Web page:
I heard some pleasing news today and it made my day.
This photo’s from Costa Rica. I think it’s a Microdon sp., checking out the nest entrance. Honestly, I know they’re myrmecophilous so I should be able to identify the genus from other hover flies, but the characters that define them are found in the wing venation, so kinda hard to check out in the wild.
Thanks to a comment by Martin, this fly was identified as a species of Lepidomyia. Martin also informed me that the larvae are unknown, but those of a related genus develops in decaying wood. Makes sense, this individual was scouting a tree hole opening, which was coincidentally occupied by an ant colony.
Whatever, gestalt is a taxonomist’s best friend anyways.
Gestalt betrayed me…
Lepidomyia checks out a tree hole opening.
Camponotus were preparing for colonial proliferation.
Reproductives patiently wait for the right moment.
Some case-bearing leaf beetles can be found with ants, where they feed on nest refuse. I’ve previously collected adults and larvae from Arizona, Arkansas and Oregon. The ones from Arizona and Oregon were in the genus Saxinis.
I kept them alive. We’ll have wait and see what the adults look like.
Poster child myrmecophile, Myrmecophilus, hey it’s right in the name!
An immature female, you can see her still-developing ovipositor.
The current revision that treats North American taxa, in my opinion, is not that reliable. I don’t think hind leg spine number is a stable enough character to be used in identification. I have seen taxa with unequal numbers between their hind legs. I think molecular data will give us an entirely new perspective, just as the research in Japan has. I suspect this is what people call Myrmecophilus pergandei.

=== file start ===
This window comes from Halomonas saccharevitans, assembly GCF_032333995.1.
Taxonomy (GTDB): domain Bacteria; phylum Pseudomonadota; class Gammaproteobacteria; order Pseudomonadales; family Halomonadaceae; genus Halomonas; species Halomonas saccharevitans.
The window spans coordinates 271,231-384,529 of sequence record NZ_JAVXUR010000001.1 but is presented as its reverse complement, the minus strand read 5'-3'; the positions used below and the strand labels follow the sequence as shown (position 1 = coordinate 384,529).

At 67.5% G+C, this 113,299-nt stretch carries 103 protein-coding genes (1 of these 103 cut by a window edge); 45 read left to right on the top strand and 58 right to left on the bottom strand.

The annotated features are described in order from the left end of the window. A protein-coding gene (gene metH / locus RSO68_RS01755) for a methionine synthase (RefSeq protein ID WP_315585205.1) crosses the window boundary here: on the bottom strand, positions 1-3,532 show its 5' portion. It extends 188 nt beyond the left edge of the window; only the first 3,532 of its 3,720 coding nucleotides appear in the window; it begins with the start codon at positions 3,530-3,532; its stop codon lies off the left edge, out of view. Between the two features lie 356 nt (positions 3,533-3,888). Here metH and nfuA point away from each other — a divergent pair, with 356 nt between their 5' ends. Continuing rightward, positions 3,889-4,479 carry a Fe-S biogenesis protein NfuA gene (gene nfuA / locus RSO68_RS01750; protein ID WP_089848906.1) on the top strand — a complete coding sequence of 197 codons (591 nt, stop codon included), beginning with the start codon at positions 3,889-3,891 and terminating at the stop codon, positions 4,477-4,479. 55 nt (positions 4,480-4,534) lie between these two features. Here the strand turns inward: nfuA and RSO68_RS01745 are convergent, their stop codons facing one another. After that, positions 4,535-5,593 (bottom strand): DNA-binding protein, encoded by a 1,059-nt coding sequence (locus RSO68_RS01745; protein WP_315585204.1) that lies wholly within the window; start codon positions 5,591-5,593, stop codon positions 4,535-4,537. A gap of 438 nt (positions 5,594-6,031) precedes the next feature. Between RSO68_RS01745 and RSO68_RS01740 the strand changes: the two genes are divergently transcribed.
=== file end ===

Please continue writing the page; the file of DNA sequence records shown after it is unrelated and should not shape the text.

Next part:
There is some evidence to suggest that individuals develop according to the size of their hosts. Therefore, some species are known to demonstrate extreme size polymorphism. Could this really be the reason behind these observations?
The female yesterday was a little teneral. The ones today are fully pigmented, and look, an immature!
About a year ago I blogged about how I had started collecting a species of linyphiid spider with Formica ants that nest in my front yard. I left the post open ended, hoping that someone would have an idea of what the spider species might have been. I was picking up multiple life stages, both sexes and had accumulated over 40 specimens over the course of the field season. Given these statistics, it was hard for me to believe that these spiders were accidentally occurring with ants and became convinced these spiders were myrmecophilous.
A mature female Masoncus sp. wanders among its hosts.
At the time little did I know that I was to receive an email informing me that the spider may belong to the genus Masoncus and was directed to the research of Paula Cushing. She worked with a, at the time, new species of Masoncus that occurred with Pogonomyrmex in southeastern USA. Observations revealed that these spiders follow host trail pheromones to accompany host nest site switches. I contacted Paula and we believe that the species in my yard might be a new species, which had also been collected recently in Wisconsin.
A mature female Masoncus sp.
A mature female Masoncus sp.
Several of us are now working together to further understand the biology of Masoncus in relation to its hosts. As a part of this objective, we are currently accumulating material for gas chromatography-mass spectrometry (GC-MS) to compare guest and host cuticular hydrocarbon profiles (CHC). These spiders wander the nests freely, undetected, and may be acquiring CHCs from their hosts either passively or actively, essentially camouflaging themselves among the ants. On the flip side, these spiders may just “have no smell.” These are both commonly employed strategies to infiltrate ant colonies among arthropods. Either way, the GC-MS should tell us more.
TA meeting, applied for money, reviewed a manuscript… Before I continue on with more pressing tasks, here are a couple more mini-clavs. These are from the KU collections.
And, something to stimulate your auditory senses while these little guys blow your visual fuse box.
Oh, and next time your lab gets dry ice.